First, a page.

Climate Camp Cymru plussss

When I arrived through one of the two gates that led onto the common land that had been swooped and taken over by the time I arrived on thursday afternoon. The local police with their van outside the gate were very chatty, saying “It’s a beautiful day love where’s your bikini?! get it out!” I replied with “Give me a chance I’ve only just arrived” and they said have a lovely day! All very pleasant. The taxi driver who dropped me off was very interested in why I was in Merthyr, and when I explained he totally understood, even though he didn’t totally oppose the mine, he was open minded enough to accept my arguments and realise that he might be being fed botched info from Miller Argent, the mining company. He was covered in tattoes, with a paunch, you’re average nice cabbie really, and he told me that he just loved trees! Imagine a small 60 year old guy with a strong South Walian (Wales) accent saying “I tell you what it is, I JUST LOVE TREES! I’d do anything so save ’em.” Tree huggers exist all over : D

So, Climate Camp Wales went a lot better than expected, I estimate at it’s best there were about 300 people there! That’s really amazing for a first time, and I heard there was about 60 in Scotland, so I think that shows that the issue of coal and Ffos y Ffran, both within Wales and Merthyr Tydfil (where the mine and camp is) is a  BIG one.

Personally I didn’t get to many workshops between one reason and another, but I did learn a lot from the guys at the legal tent, and I did learn a lot more about the mine itself. For instance, did you know the Miller Argent-the company mining at Ffos y Ffran (‘Argent’ meaning money in French oddly enough!) is invested in by the BT pensions fund-which was voted the greenest pensions fund available by some ethical green investments company. They were also in the top 3 pensions funds lined up for an award for socially responsible investing, awarded by Rathbone ‘Green’ Bank. On the BT pensions fund website it says:

“Social, ethical, environmental and governance issues are key areas of corporate and policy engagement for BTPS and they are present in all of EOS’ engagement analysis, which is itself based on the Hermes Principles. Principles 9 and 10 recognise the short-termism in companies’ externalisation of costs and appeal for companies to work together towards a level playing field anticipating much of the current debate on universal ownership.”

I just highlighted the ‘short-termism’ but because that’s one major reason for why we have to stop Ffos-y-Ffran from continuing; the short-termism of using up all our coal now while it’s still so cheap, is showing a distinct lack of foresight in the face of a changing climate! They can’t talk about long term thinking as they continue to pur money into projects like open cast coal mining, and investing in BP, Shell and EON! Really green guys, well done.

One of the most interesting workshops I did get to was a Q&A session will Jill Evans, a Welsh MEP with Plaid Cymru, on lobbying within the EU. She unearthed some interesting facts for me, and also demystified the world of lobbying a little. I asked “so what eactly do they do to lobby you?! Do they take you out for dinner, buy you flowers ?” She said it can be any of those, but they key to any of their tactics is face to face contact; not any letter/postcard/email/message can be anywhere near as effective as someone in front of you saying this, this is why I care SO much about this and so should you. Something to remember I think. I have to say, when we were Poznan I was thinking if only I could have a chat with the delegates, show them how much I care, and how much this is shredding us on the inside, then we could persuade them of our arguments. Except no one believed me that that would work!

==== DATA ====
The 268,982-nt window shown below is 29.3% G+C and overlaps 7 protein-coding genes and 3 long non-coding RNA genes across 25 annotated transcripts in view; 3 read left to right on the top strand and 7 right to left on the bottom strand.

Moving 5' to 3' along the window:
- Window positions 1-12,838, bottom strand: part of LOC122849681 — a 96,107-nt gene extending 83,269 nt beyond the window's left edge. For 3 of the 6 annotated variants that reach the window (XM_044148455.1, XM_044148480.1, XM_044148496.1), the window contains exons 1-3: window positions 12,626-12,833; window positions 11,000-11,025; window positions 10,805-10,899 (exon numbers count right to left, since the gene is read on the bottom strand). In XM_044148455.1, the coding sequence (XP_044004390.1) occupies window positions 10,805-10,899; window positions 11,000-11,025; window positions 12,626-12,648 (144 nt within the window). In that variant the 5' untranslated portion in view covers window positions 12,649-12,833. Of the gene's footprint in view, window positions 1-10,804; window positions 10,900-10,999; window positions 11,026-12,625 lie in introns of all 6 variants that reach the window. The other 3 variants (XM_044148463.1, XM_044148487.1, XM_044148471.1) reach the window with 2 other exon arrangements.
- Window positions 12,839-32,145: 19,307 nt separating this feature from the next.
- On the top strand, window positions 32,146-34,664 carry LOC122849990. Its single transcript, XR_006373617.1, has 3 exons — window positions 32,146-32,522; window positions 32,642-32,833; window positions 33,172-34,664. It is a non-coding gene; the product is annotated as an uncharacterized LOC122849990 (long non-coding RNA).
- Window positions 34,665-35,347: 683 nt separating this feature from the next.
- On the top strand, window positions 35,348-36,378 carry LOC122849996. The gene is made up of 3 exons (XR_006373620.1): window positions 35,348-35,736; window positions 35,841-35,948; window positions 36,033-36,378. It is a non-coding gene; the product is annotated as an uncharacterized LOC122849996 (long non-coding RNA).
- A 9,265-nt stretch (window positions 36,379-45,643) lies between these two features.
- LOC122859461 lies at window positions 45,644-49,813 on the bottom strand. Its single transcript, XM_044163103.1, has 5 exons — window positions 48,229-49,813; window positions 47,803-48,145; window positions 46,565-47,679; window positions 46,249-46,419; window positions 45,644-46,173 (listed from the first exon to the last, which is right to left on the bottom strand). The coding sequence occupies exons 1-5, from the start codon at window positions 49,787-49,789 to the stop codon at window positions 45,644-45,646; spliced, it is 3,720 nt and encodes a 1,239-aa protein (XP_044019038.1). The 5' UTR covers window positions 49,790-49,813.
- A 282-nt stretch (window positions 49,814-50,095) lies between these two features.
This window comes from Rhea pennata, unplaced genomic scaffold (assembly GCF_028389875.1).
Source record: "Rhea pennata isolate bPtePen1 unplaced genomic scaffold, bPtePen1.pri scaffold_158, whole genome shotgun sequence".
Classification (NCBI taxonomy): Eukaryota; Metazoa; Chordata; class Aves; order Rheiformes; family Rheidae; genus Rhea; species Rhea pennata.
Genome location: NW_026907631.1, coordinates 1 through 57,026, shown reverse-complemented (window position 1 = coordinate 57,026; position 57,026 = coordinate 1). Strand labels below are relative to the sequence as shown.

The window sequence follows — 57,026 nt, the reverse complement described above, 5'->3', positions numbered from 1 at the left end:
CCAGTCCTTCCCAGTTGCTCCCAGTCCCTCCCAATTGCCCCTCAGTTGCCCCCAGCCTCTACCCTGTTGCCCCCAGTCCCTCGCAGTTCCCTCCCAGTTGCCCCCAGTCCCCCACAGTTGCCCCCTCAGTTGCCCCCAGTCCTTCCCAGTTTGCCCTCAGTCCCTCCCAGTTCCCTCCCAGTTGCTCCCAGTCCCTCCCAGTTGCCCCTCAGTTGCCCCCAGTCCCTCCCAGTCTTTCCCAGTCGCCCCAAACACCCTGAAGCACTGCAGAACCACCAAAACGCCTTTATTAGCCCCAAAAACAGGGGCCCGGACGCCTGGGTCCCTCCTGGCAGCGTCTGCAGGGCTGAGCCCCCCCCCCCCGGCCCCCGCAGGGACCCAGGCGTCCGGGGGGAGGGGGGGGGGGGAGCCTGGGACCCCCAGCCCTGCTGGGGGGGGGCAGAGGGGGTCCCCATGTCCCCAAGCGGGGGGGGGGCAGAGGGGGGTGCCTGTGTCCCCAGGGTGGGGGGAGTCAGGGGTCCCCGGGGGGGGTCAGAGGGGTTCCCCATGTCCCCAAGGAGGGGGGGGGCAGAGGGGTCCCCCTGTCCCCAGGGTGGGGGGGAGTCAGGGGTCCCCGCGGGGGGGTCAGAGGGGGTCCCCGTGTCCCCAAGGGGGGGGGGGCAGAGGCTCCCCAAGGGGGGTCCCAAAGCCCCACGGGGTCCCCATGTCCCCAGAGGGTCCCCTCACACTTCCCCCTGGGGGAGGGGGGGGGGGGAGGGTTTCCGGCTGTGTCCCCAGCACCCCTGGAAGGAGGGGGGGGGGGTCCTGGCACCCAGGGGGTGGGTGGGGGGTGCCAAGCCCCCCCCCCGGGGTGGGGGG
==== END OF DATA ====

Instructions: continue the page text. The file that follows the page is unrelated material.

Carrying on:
Now for the figures:

There are 15,000 lobbyists in Brussels -which is where the European Union operates from, and 2,000 lobbying organisations. That’s 2000 organisations specifically created to LOBBY! She also said at one conference she went to recently there were about  full time chemical industry lobbyists and 1 part time lobbier for green issues! Considering that the EU is one of the most influential alliance of countries in the world, and negotiates in the UNFCCC as a block, this does seem like a glaring oversight on our part. Anyone fancy being a green lobbyist in the EU meetings and conferences for the next few months or so?

We can also create positive incentives to change from our lobbying, instead of saying we’ll take you and your dispicable actions to the nearest newspaper, offer them some positive press, and if you can, VOTES! The usual tactic of lobbyists is to threaten bad PR if they don’t do what they’re asking. So think positive and maybe we’ll get somewhere, plus, a vision of positive changes for a better future are far more appealing and incentive-full than that stick we keep beating everyone with. 

It was great to see the peaks of marquees and tents just under the mine, with colourful banners and signs, banners at the gates reading “Clean coal dirty joke”, in Welsh and English, wind turbines and solar panels, toilet blocks, a bathing sight, a colourful and welcoming welcome tent beside the main gate, geodomes housing lots of people, a bar in the evenings, a kitchen store in the form of a yurt and a solar cinema tent which fed you fresh Welshcakes and children and dogs playing in the middle. I don’t think Merthyr has seen anything like it to date!

Get ready London, climate camp is migrating your way, see here for details on this weeks UK climate camp.


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